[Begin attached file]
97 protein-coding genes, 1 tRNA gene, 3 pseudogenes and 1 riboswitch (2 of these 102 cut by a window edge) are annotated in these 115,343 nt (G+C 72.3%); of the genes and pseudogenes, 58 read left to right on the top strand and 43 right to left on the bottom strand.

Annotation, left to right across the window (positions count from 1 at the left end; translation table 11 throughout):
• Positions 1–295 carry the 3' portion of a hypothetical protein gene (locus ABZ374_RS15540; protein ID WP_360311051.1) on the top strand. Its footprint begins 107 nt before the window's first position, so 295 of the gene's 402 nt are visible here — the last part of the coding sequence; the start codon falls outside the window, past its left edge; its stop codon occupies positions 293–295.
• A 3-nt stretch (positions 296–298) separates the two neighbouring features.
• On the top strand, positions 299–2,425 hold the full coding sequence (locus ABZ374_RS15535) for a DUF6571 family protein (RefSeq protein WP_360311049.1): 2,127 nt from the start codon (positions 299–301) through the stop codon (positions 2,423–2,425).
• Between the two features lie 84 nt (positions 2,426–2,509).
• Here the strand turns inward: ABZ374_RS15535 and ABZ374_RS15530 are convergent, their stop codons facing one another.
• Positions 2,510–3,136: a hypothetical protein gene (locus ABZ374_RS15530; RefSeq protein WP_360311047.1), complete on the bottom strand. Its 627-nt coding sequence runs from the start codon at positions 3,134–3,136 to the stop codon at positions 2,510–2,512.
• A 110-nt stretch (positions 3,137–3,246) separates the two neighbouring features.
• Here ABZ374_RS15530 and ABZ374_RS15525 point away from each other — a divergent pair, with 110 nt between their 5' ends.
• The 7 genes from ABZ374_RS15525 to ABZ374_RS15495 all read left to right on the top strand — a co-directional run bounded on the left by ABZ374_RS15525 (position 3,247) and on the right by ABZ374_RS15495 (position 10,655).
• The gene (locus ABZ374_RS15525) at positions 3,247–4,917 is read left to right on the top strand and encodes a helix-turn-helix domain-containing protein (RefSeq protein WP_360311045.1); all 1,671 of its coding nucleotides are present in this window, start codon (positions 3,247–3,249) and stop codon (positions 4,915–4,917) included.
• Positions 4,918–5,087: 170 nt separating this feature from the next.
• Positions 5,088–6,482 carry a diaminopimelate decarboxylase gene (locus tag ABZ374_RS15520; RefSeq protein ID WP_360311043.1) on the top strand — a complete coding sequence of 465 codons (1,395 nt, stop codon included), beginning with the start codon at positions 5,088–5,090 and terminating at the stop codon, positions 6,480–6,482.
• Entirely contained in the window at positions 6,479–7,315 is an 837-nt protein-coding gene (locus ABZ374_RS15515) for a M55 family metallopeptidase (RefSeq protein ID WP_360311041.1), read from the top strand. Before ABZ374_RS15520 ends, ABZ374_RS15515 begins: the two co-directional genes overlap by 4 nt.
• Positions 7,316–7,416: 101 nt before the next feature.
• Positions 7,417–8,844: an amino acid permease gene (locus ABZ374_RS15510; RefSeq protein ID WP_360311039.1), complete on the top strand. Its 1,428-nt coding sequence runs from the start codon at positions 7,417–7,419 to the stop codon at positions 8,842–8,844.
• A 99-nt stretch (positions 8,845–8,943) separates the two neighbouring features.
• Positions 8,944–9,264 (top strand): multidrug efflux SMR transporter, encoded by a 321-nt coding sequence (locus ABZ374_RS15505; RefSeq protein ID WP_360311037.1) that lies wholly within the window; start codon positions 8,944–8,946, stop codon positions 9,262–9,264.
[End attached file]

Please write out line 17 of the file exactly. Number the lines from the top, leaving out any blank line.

• Positions 7,417–8,844: an amino acid permease gene (locus ABZ374_RS15510; RefSeq protein ID WP_360311039.1), complete on the top strand. Its 1,428-nt coding sequence runs from the start codon at positions 7,417–7,419 to the stop codon at positions 8,842–8,844.